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M-Biz Server Scalability

7 posts in General Discussion Last posting was on 2007-12-04 09:41:11.0Z
Shao Chan Posted on 2007-11-23 16:12:16.0Z
From: "Shao Chan" <noemail@noemail.com>
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Hi all,

Does M-Biz scale? I wish to have multiple M-Biz servers in a cluster so
that when users perform an app sync, load balancing will kick in through IP
clustering so that it goes to any of the clustered M-Biz servers.

Cheers,

Shao


tiny program Posted on 2007-11-26 13:01:59.0Z
From: tiny program <tony.pigram@ianywhere.com>
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Hi Shao,

The MBusiness Anywhere Server product is built using the same technology
as the AvantGo.com service which handles millions of syncs per day. The
MBusiness Anywhere Server product is constructed in a modular manner to
allow for such scalability.


When you install the MBusiness Anywhere Server product it installs the
Soap, Admin, Sync and an ASA AGDB Service.

If you install multiple MBusiness Anywhere Servers you will need to
modify each configuration post-installation so that you do not have a
single ASA AGDB running on each MBusiness Anywhere Server but have a
single central ASA AGDB that all the MBusiness Anywhere Servers utilise.

You can disable the ASA AGDB Service on each MBusiness Anywhere Server
and modify the DSN for AGDB to refer to the new ASA Engine that will be
the single central repository database.

You can utilise different methods to reduce the single point of failure
(the single ASA AGDB database) by using either hot backups / mirroring
or indeed have the ASA AGDB database within its own cluster also.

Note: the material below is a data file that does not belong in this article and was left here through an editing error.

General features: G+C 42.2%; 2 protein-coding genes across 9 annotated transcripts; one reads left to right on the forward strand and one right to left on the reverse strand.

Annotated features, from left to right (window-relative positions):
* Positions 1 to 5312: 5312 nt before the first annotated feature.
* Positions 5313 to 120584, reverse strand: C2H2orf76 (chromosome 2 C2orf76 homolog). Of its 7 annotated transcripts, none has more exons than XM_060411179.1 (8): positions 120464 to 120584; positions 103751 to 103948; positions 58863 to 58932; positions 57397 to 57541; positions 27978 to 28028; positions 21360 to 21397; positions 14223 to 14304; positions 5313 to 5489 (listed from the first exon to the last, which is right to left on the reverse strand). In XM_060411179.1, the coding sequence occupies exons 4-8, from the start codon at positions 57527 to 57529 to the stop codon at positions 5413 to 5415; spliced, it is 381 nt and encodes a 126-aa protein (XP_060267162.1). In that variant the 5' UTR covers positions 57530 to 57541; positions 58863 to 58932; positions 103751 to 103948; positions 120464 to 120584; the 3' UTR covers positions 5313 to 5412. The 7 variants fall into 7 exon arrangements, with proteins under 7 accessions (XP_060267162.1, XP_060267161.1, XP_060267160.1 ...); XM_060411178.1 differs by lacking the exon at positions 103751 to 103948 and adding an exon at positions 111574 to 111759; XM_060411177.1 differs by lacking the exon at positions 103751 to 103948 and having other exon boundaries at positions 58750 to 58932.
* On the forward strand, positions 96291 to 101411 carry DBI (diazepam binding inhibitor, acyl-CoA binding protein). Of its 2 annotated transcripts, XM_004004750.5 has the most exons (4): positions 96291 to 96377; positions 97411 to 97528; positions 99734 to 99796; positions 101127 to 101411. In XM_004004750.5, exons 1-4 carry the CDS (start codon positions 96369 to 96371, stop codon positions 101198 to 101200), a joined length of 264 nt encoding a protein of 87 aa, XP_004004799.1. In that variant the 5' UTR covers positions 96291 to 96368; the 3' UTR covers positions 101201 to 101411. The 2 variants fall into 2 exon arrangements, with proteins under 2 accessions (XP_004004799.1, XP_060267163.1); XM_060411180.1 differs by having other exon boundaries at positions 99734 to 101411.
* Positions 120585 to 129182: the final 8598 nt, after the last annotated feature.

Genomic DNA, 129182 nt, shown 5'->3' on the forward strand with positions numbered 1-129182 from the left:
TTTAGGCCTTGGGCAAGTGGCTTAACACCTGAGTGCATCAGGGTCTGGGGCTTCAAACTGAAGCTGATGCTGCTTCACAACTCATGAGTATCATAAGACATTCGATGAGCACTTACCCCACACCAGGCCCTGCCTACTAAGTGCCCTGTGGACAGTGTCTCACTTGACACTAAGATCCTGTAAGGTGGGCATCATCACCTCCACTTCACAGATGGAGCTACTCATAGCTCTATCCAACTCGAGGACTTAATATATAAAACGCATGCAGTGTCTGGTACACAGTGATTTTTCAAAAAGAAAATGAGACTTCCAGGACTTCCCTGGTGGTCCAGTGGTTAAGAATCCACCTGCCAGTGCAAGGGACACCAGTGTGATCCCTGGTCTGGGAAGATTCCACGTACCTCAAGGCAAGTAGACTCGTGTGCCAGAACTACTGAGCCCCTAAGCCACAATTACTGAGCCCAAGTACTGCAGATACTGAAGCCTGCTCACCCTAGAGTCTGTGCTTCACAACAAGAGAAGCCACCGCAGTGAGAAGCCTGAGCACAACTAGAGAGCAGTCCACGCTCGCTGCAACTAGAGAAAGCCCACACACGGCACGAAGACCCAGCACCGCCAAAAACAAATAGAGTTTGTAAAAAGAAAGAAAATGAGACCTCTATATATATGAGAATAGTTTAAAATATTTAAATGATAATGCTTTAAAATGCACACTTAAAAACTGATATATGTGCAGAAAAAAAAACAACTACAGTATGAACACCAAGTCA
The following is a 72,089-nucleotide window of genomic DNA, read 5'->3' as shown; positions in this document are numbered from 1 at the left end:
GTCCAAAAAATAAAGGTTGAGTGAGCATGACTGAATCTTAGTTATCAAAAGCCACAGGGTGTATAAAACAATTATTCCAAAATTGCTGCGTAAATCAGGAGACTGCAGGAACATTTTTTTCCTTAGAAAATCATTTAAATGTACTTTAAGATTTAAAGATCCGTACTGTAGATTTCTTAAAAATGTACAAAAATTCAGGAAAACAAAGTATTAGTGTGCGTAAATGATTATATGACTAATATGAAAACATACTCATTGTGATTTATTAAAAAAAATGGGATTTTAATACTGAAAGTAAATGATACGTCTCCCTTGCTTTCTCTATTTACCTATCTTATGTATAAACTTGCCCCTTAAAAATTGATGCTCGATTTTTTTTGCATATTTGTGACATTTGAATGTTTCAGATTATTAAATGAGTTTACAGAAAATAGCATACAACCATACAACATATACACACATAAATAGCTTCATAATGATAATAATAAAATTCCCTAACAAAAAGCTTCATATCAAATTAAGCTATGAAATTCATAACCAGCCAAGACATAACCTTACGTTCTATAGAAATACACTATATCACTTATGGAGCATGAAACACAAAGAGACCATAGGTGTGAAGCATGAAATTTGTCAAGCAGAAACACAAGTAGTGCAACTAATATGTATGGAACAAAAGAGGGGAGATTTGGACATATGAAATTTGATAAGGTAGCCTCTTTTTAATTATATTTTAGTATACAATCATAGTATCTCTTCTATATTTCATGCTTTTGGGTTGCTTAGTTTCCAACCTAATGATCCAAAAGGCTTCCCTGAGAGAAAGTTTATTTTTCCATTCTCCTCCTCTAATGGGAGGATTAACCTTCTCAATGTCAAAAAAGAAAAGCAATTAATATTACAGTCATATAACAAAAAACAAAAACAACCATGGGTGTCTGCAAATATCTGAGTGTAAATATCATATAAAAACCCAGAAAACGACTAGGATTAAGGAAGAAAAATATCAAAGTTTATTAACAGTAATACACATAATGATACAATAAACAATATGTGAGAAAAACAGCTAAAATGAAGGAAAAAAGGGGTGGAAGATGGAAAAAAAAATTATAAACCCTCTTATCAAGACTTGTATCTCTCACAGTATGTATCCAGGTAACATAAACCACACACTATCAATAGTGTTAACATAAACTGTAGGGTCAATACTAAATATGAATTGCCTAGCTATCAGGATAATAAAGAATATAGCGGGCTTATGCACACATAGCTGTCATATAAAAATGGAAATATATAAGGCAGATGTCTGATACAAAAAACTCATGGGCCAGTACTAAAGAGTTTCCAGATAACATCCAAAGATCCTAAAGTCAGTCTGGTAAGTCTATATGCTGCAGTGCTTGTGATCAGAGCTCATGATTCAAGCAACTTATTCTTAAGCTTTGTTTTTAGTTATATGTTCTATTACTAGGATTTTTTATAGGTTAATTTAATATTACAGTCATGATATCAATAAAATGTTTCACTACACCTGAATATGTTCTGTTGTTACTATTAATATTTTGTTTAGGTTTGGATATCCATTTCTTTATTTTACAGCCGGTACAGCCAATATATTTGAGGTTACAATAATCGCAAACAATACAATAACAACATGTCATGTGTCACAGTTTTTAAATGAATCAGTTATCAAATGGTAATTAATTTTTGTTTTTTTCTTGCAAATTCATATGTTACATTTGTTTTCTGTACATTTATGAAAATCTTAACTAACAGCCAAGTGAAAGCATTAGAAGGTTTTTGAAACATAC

If you use a hardware clustering solution (such as a Cisco router) then
the routing table will have to be configured to listen on a specific IP
address / port and redirect the requests to the list of IP addresses
that match your internal MBusiness Anywhere Servers.
You will then need to have a DNS entry configured to relate to the
external IP address.
On the PDAs, you will enter that DNS entry in the "hostname" entry field
when adding a new Server. ie. mobile.somewhere.com

hth,

thanks

tony pigram

Shao Chan wrote:
> Hi all,
>
> Does M-Biz scale? I wish to have multiple M-Biz servers in a cluster so
> that when users perform an app sync, load balancing will kick in through IP
> clustering so that it goes to any of the clustered M-Biz servers.
>
> Cheers,
>
> Shao
>
>


Shao Chan Posted on 2007-11-26 16:30:23.0Z
From: "Shao Chan" <noemail@noemail.com>
Newsgroups: ianywhere.public.mbusinessanywhere.general
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Article PK: 9264

Hi Tony,

Thanks for that.

So if you have multiple M-Business Servers, do they point to their own IIS
webserver or a centralised one?
If we rely on one database to ensure consistency of sync, then that has to
be in an IP cluster to ensure failover right?
So you would have 2 M-Biz machines pointing to an M-Biz central database on
a shared I.P. cluster?
So a total of 4 servers?

Cheers,

Shao

"tiny program" <tony.pigram@ianywhere.com> wrote in message
news:474ac3c7$1@forums-1-dub...
> Hi Shao,
>
> The MBusiness Anywhere Server product is built using the same technology
> as the AvantGo.com service which handles millions of syncs per day. The
> MBusiness Anywhere Server product is constructed in a modular manner to
> allow for such scalability.
>
>
> When you install the MBusiness Anywhere Server product it installs the
> Soap, Admin, Sync and an ASA AGDB Service.
>
> If you install multiple MBusiness Anywhere Servers you will need to modify
> each configuration post-installation so that you do not have a single ASA
> AGDB running on each MBusiness Anywhere Server but have a single central
> ASA AGDB that all the MBusiness Anywhere Servers utilise.
>
> You can disable the ASA AGDB Service on each MBusiness Anywhere Server and
> modify the DSN for AGDB to refer to the new ASA Engine that will be the